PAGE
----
The subject of traditional versus industrial methods of harvesting of animals is highly controversial.The Moslem tradition and the strict Jewish tradition both require that the alert, unsedated animal have the throat cut with a very sharp knife. We understand that some Moslem authorities allow stunning prior to this step but others do not. The Jewish authorities do not allow stunning, but do require that the person who performs the cut follow several rules. First, the person has to have prolonged training, most of which is in how to sharpen a knife really really well. Second, the knife has to be inspected just prior to each use and must not be used if the edge has any imperfection such as a nick. Third, the person has to be strong enough to cut everything to the spine in a single uninterrupted stroke. When done properly, this results in immediate loss of consciousness. Those who criticize this approach rely on two studies by Gibson [1, 2] in 2009 that showed changes in the electroencephalogram (EEG) of anesthetized animals that persisted for 30 seconds that were related to cutting the tissues of the neck rather than of cutting the blood vessels.
There are several apparent flaws in these studies. First, the method of cutting is well described and asserts that the knife used was sharpened in a standardized manner prior to each use, but does not attempt to show that the knife was as sharp as that used in traditional methods of slaughter or that it was applied in the traditional way.
Second and more importantly, the blood pressure was documented to fall rapidly to levels that do not sustain consciousness yet the electroencephalogram continued to be abnormal. Specifically, the graph in Figure 5 on page 80 shows that the mean blood pressure fell from about 110 mm Hg to less than 50 mm Hg by 15 seconds after the incision, and to about 30 mm Hg by 30 seconds after the incision. By contrast, the change in electroencephalogram (brain waves) measured as F95 in Figure 1 on page 79 starts immediately and then persists largely unchanged for at least 150 seconds. From this, the authors conclude that the animal would have felt pain had it not been anesthetized, presumably for 150 seconds even though the blood pressure was negligible by 30 seconds.
Further, since the animals were already anesthetized, it is not possible to infer that the patterns seen are related to consciousness as it is well known that unconscious patients can have involuntary movements that are not related to consciousness.
The Gibson papers conclude that the changes seen in the electroencephalogram were due to the cutting of the neck being painful (in an anesthetized animal). The unique contribution of the Gibson studies was the use of the electroencephalogram so it is surprising that the researchers came to this strong conclusion, based only on characteristics of the electroencephalogram, given this disparity of evidence during their own study.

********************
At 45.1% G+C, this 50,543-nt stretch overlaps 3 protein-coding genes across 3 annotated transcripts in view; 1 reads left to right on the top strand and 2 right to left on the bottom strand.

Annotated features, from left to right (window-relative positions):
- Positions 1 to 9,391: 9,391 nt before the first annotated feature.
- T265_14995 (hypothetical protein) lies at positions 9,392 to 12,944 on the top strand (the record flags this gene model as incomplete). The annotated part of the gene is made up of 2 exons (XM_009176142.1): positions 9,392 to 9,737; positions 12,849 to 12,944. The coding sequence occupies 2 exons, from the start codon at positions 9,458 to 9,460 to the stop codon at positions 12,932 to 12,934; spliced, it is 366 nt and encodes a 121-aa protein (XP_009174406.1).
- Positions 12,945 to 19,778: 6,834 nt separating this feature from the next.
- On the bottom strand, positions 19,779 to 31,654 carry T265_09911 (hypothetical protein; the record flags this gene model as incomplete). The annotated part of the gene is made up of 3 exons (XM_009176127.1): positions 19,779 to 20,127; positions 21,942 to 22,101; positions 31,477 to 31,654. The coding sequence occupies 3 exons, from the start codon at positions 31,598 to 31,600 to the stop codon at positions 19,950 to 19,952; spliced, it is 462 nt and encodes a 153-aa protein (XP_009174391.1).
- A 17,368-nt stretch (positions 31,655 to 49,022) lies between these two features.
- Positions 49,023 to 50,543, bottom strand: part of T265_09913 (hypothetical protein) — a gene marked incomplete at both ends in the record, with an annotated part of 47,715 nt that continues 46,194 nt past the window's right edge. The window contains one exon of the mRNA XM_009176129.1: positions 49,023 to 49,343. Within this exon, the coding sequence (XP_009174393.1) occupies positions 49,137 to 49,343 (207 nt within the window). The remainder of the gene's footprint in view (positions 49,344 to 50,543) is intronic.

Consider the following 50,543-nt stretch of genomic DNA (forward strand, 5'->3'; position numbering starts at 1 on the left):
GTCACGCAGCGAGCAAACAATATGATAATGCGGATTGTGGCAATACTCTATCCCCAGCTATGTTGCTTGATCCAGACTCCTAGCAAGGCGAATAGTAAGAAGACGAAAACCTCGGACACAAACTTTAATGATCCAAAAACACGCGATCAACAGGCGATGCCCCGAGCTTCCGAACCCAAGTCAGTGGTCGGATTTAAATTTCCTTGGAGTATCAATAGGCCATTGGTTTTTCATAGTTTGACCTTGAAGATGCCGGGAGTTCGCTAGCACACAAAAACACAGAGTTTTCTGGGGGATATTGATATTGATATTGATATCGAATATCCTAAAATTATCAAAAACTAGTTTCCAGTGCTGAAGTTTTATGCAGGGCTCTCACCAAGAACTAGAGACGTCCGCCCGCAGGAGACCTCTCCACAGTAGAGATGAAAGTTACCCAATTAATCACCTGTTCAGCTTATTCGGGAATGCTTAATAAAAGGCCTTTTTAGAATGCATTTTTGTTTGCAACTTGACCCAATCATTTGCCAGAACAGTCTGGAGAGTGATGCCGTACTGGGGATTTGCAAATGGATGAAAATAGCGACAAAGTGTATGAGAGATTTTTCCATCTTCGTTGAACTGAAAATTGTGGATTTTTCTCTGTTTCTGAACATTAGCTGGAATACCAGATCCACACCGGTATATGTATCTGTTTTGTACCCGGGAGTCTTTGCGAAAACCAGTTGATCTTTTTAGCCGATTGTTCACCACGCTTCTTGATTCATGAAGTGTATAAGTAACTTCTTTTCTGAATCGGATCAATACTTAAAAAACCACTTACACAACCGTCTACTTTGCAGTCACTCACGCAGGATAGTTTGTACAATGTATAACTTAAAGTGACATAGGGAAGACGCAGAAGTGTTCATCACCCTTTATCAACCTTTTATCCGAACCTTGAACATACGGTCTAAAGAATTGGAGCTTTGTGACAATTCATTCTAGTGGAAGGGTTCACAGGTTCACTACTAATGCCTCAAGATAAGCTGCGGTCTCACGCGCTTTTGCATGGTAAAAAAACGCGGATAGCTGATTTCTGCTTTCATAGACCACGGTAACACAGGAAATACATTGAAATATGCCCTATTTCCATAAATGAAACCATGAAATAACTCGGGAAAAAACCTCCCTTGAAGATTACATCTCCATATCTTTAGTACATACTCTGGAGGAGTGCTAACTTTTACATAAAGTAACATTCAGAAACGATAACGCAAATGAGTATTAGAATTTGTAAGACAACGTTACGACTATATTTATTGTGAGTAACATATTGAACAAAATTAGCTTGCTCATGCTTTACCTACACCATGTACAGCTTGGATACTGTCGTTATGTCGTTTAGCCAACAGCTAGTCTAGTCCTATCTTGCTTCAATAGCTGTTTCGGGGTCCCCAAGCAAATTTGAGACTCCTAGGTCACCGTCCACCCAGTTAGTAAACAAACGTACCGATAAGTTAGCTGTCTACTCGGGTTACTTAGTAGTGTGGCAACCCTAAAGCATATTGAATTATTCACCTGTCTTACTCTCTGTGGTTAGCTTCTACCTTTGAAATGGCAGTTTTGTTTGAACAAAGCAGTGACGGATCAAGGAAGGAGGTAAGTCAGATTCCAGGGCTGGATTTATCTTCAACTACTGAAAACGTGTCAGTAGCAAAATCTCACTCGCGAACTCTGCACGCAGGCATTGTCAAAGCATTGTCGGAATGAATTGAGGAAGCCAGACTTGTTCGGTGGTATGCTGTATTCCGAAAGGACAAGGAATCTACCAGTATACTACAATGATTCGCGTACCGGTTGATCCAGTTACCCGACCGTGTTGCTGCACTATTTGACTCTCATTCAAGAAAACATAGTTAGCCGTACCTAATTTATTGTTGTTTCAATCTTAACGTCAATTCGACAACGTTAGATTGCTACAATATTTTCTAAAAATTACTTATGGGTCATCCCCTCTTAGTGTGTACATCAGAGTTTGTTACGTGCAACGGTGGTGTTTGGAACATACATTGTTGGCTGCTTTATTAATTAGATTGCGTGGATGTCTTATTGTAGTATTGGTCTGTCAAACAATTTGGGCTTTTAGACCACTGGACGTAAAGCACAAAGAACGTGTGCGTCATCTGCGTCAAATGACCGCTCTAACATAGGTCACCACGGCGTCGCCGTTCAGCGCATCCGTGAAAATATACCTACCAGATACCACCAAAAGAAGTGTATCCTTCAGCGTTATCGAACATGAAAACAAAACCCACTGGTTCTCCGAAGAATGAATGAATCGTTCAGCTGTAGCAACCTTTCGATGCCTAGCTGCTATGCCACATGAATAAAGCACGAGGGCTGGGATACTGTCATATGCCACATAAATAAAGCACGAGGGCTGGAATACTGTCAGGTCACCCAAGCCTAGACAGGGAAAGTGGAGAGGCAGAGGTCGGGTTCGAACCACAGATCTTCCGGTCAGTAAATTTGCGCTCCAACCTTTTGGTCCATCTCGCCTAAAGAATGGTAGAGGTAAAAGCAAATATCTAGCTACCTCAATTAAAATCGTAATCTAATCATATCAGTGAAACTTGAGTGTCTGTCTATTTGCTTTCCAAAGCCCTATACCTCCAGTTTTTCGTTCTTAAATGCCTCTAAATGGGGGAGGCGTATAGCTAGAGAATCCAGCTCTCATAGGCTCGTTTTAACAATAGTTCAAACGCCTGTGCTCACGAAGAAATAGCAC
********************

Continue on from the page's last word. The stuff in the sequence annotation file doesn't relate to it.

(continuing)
A more recent independent review of the literature  published in 2015 also concluded that use of the electroencephalogram to infer whether an animal has lost or would have lost consciousness is premature and requires further validation as a scientific method before its results can be used to make real-life inferences. A further thought from my own experience as a physician who does minor surgery implanting, among other devices, permanent pacemakers: scapels are very sharp, and when one (rarely) cuts oneself with one during a procedure, one feels nothing. Usually, the way one finds out that a cut has occurred is to notice blood inside the glove.
Further, when patients need pacemakers, they often have problems with the natural pacemaker of the heart (the "sinus node") in which is suddenly stops for seconds at a time. When it stops for up to 3 seconds, patients often feel suddenly faint. When it stops for longer than that, they often fall over, bruise their faces because the brain stopped working so fast that their protective arm reflexes do not work, and have absolutely no memory of what happened between the time that they felt fine and the time when they awoke on the ground. And that is what happens with unchanged blood volume.
So just what was Professor Gibson and his team measuring? Citations:
 TJ Gibson, CB Johnson, JC Murrell, et al. "Electroencephalographic responses of halothane-anaesthetised calves to slaughter by ventral-neck incision without prior stunning." New Zealand Veterinary Journal 2009 Apr;57(2):77-83.
 Gibson TJ, Johnson CB, Murrell JC, et al. "Components of electroencephalographic responses to slaughter in halothane - anaesthetised calves : effects of cutting neck tissues compared with major blood vessels." New Zealand Veterinary Journal 2009 Apr;57(2):84-9. doi: 10.1080/00480169.2009.36883  MTW Verhoeven, MA Gerritzen, LJ Hellebrekers, and B Kemp. "Indicators used in livestock to assess unconsciousness after stunning: a review." Animal. 2015;9(2):320–330.